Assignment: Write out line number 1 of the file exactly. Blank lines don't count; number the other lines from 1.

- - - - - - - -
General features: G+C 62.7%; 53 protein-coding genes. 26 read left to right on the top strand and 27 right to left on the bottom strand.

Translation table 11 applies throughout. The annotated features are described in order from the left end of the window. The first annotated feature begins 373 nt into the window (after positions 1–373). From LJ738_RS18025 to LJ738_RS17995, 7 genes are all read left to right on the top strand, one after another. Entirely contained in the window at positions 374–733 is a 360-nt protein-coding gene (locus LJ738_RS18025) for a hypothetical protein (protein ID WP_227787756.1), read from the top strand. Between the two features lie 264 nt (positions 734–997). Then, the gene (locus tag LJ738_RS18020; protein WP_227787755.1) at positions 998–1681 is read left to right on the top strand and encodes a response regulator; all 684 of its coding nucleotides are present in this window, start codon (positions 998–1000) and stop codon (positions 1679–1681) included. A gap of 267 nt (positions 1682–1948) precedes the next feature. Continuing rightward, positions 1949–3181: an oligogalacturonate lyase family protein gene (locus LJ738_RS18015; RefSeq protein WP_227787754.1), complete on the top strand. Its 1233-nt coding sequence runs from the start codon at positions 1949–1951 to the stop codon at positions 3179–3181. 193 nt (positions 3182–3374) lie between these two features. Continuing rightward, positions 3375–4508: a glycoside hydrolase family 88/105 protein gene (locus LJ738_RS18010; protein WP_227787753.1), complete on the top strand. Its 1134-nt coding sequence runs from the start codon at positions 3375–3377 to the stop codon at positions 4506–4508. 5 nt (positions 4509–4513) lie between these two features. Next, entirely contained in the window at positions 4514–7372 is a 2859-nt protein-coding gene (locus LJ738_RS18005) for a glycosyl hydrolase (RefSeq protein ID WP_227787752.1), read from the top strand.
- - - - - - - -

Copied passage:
General features: G+C 62.7%; 53 protein-coding genes. 26 read left to right on the top strand and 27 right to left on the bottom strand.